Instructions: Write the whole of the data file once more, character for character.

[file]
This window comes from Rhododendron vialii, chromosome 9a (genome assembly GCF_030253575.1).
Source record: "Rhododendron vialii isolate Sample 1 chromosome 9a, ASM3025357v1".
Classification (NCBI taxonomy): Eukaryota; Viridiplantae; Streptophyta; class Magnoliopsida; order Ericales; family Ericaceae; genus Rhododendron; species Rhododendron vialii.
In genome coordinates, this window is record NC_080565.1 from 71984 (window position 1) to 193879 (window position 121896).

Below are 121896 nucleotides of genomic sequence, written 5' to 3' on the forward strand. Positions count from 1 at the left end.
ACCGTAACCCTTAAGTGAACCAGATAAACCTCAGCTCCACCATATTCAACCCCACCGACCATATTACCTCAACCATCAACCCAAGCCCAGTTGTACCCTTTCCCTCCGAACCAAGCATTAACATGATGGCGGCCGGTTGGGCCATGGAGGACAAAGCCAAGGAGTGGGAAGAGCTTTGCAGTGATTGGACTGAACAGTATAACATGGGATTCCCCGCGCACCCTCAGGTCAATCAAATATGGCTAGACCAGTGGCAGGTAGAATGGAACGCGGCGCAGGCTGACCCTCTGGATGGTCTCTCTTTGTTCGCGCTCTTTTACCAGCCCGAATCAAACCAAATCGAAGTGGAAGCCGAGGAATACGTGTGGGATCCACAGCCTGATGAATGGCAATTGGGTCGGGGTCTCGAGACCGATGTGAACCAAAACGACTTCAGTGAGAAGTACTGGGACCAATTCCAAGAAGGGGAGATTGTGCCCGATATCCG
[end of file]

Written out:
This window comes from Rhododendron vialii, chromosome 9a (genome assembly GCF_030253575.1).
Source record: "Rhododendron vialii isolate Sample 1 chromosome 9a, ASM3025357v1".
Classification (NCBI taxonomy): Eukaryota; Viridiplantae; Streptophyta; class Magnoliopsida; order Ericales; family Ericaceae; genus Rhododendron; species Rhododendron vialii.
In genome coordinates, this window is record NC_080565.1 from 71984 (window position 1) to 193879 (window position 121896).

Below are 121896 nucleotides of genomic sequence, written 5' to 3' on the forward strand. Positions count from 1 at the left end.
ACCGTAACCCTTAAGTGAACCAGATAAACCTCAGCTCCACCATATTCAACCCCACCGACCATATTACCTCAACCATCAACCCAAGCCCAGTTGTACCCTTTCCCTCCGAACCAAGCATTAACATGATGGCGGCCGGTTGGGCCATGGAGGACAAAGCCAAGGAGTGGGAAGAGCTTTGCAGTGATTGGACTGAACAGTATAACATGGGATTCCCCGCGCACCCTCAGGTCAATCAAATATGGCTAGACCAGTGGCAGGTAGAATGGAACGCGGCGCAGGCTGACCCTCTGGATGGTCTCTCTTTGTTCGCGCTCTTTTACCAGCCCGAATCAAACCAAATCGAAGTGGAAGCCGAGGAATACGTGTGGGATCCACAGCCTGATGAATGGCAATTGGGTCGGGGTCTCGAGACCGATGTGAACCAAAACGACTTCAGTGAGAAGTACTGGGACCAATTCCAAGAAGGGGAGATTGTGCCCGATATCCG